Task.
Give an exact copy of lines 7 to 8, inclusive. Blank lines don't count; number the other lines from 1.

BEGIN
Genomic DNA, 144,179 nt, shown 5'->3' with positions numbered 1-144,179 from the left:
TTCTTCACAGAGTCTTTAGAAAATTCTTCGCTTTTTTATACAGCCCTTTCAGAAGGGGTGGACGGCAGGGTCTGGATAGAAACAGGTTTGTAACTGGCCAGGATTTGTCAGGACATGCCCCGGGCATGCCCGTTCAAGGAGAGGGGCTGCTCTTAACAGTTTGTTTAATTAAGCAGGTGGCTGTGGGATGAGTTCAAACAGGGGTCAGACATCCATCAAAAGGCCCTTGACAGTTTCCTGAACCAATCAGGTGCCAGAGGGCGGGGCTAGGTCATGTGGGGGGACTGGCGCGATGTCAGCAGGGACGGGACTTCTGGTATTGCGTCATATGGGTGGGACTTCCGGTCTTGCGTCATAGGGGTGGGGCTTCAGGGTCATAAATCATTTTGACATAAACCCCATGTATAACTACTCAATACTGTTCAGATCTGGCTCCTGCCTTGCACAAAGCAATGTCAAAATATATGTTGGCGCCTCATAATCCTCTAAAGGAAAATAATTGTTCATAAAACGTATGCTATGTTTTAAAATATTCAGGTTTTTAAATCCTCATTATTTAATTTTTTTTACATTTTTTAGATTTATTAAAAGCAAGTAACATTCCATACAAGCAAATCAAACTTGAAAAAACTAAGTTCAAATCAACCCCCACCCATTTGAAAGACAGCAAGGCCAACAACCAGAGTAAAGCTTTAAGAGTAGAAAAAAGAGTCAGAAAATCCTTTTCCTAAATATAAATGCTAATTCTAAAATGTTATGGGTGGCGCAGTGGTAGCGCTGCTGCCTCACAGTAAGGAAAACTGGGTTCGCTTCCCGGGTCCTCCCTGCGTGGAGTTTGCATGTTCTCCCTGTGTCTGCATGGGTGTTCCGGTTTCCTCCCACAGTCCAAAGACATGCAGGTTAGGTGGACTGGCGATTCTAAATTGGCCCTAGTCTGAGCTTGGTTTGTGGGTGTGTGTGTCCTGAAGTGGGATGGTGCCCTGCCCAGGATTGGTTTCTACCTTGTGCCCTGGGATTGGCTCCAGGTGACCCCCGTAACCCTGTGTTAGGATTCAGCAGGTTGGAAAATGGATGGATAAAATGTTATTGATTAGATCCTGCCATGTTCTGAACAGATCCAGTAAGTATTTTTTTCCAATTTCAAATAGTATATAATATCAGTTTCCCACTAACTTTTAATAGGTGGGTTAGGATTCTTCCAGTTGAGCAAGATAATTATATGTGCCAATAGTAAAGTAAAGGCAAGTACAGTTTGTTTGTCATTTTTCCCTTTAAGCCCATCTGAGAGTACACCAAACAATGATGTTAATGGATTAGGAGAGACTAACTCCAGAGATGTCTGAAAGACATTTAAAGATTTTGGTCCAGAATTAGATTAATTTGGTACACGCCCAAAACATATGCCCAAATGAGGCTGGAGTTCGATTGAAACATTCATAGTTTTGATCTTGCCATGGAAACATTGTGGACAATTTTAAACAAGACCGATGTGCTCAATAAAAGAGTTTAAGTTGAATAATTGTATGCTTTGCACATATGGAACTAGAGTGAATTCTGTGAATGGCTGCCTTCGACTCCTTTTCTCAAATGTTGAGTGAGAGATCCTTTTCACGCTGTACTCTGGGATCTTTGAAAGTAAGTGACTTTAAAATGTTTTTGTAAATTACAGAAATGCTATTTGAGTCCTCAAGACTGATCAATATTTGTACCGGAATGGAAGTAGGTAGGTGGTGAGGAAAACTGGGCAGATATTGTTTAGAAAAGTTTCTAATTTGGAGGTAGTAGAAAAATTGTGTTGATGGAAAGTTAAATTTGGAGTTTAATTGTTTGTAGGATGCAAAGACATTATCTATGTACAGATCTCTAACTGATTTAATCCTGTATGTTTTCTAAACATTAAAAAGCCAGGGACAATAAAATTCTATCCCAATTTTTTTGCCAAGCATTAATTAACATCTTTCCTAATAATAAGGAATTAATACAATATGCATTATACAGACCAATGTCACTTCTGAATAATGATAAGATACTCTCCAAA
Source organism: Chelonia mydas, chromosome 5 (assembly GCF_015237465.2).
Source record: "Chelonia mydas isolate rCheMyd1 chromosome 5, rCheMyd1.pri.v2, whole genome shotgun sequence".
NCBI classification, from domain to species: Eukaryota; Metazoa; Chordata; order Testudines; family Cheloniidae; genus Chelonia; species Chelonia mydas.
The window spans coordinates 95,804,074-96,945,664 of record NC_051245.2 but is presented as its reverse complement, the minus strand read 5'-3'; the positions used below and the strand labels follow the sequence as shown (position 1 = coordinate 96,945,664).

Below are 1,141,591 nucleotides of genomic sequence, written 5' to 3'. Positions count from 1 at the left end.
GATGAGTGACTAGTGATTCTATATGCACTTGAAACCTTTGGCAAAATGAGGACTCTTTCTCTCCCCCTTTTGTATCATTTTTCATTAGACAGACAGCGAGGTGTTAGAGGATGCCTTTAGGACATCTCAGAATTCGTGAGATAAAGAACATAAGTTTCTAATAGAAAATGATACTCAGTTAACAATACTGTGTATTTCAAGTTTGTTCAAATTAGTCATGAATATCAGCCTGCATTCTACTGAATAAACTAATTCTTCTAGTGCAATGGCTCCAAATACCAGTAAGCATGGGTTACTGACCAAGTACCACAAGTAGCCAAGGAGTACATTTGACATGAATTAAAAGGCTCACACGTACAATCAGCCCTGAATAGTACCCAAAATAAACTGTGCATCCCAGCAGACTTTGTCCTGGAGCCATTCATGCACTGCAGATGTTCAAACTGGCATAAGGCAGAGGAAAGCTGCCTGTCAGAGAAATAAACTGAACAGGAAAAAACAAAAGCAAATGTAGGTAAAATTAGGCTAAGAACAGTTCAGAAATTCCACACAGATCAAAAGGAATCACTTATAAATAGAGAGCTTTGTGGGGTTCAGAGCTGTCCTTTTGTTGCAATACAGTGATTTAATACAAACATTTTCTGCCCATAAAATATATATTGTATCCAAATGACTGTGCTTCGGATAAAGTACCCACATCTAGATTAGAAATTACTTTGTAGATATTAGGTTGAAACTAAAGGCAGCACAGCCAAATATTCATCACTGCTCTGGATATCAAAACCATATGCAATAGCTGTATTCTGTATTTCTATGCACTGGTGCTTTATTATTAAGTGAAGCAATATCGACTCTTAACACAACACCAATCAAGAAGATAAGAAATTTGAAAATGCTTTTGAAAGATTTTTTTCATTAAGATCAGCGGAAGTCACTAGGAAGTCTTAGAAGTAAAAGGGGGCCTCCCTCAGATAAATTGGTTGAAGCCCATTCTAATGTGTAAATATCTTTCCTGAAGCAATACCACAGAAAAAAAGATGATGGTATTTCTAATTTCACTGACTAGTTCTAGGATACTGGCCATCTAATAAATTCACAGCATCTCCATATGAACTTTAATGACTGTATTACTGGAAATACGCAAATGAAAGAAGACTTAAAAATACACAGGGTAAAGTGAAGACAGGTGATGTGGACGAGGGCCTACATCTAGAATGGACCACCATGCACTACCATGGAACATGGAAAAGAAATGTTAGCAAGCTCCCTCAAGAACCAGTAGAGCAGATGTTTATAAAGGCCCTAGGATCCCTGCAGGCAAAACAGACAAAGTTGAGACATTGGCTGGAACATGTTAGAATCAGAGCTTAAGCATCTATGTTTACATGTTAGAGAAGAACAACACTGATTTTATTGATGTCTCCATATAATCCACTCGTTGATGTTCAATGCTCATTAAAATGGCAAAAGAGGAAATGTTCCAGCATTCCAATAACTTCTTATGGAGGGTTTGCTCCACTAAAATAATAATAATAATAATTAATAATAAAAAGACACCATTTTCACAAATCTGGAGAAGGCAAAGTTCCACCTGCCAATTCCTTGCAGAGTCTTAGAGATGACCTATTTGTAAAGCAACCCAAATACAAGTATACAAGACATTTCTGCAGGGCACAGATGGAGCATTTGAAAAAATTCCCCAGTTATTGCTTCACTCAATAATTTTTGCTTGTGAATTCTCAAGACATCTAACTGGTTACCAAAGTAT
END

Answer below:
Below are 1,141,591 nucleotides of genomic sequence, written 5' to 3'. Positions count from 1 at the left end.
GATGAGTGACTAGTGATTCTATATGCACTTGAAACCTTTGGCAAAATGAGGACTCTTTCTCTCCCCCTTTTGTATCATTTTTCATTAGACAGACAGCGAGGTGTTAGAGGATGCCTTTAGGACATCTCAGAATTCGTGAGATAAAGAACATAAGTTTCTAATAGAAAATGATACTCAGTTAACAATACTGTGTATTTCAAGTTTGTTCAAATTAGTCATGAATATCAGCCTGCATTCTACTGAATAAACTAATTCTTCTAGTGCAATGGCTCCAAATACCAGTAAGCATGGGTTACTGACCAAGTACCACAAGTAGCCAAGGAGTACATTTGACATGAATTAAAAGGCTCACACGTACAATCAGCCCTGAATAGTACCCAAAATAAACTGTGCATCCCAGCAGACTTTGTCCTGGAGCCATTCATGCACTGCAGATGTTCAAACTGGCATAAGGCAGAGGAAAGCTGCCTGTCAGAGAAATAAACTGAACAGGAAAAAACAAAAGCAAATGTAGGTAAAATTAGGCTAAGAACAGTTCAGAAATTCCACACAGATCAAAAGGAATCACTTATAAATAGAGAGCTTTGTGGGGTTCAGAGCTGTCCTTTTGTTGCAATACAGTGATTTAATACAAACATTTTCTGCCCATAAAATATATATTGTATCCAAATGACTGTGCTTCGGATAAAGTACCCACATCTAGATTAGAAATTACTTTGTAGATATTAGGTTGAAACTAAAGGCAGCACAGCCAAATATTCATCACTGCTCTGGATATCAAAACCATATGCAATAGCTGTATTCTGTATTTCTATGCACTGGTGCTTTATTATTAAGTGAAGCAATATCGACTCTTAACACAACACCAATCAAGAAGATAAGAAATTTGAAAATGCTTTTGAAAGATTTTTTTCATTAAGATCAGCGGAAGTCACTAGGAAGTCTTAGAAGTAAAAGGGGGCCTCCCTCAGATAAATTGGTTGAAGCCCATTCTAATGTGTAAATATCTTTCCTGAAGCAATACCACAGAAAAAAAGATGATGGTATTTCTAATTTCACTGACTAGTTCTAGGATACTGGCCATCTAATAAATTCACAGCATCTCCATATGAACTTTAATGACTGTATTACTGGAAATACGCAAATGAAAGAAGACTTAAAAATACACAGGGTAAAGTGAAGACAGGTGATGTGGACGAGGGCCTACATCTAGAATGGACCACCATGCACTACCATGGAACATGGAAAAGAAATGTTAGCAAGCTCCCTCAAGAACCAGTAGAGCAGATGTTTATAAAGGCCCTAGGATCCCTGCAGGCAAAACAGACAAAGTTGAGACATTGGCTGGAACATGTTAGAATCAGAGCTTAAGCATCTATGTTTACATGTTAGAGAAGAACAACACTGATTTTATTGATGTCTCCATATAATCCACTCGTTGATGTTCAATGCTCATTAAAATGGCAAAAGAGGAAATGTTCCAGCATTCCAATAACTTCTTATGGAGGGTTTGCTCCACTAAAATAATAATAATAATAATTAATAATAAAAAGACACCATTTTCACAAATCTGGAGAAGGCAAAGTTCCACCTGCCAATTCCTTGCAGAGTCTTAGAGATGACCTATTTGTAAAGCAACCCAAATACAAGTATACAAGACATTTCTGCAGGGCACAGATGGAGCATTTGAAAAAATTCCCCAGTTATTGCTTCACTCAATAATTTTTGCTTGTGAATTCTCAAGACATCTAACTGGTTACCAAAGTAT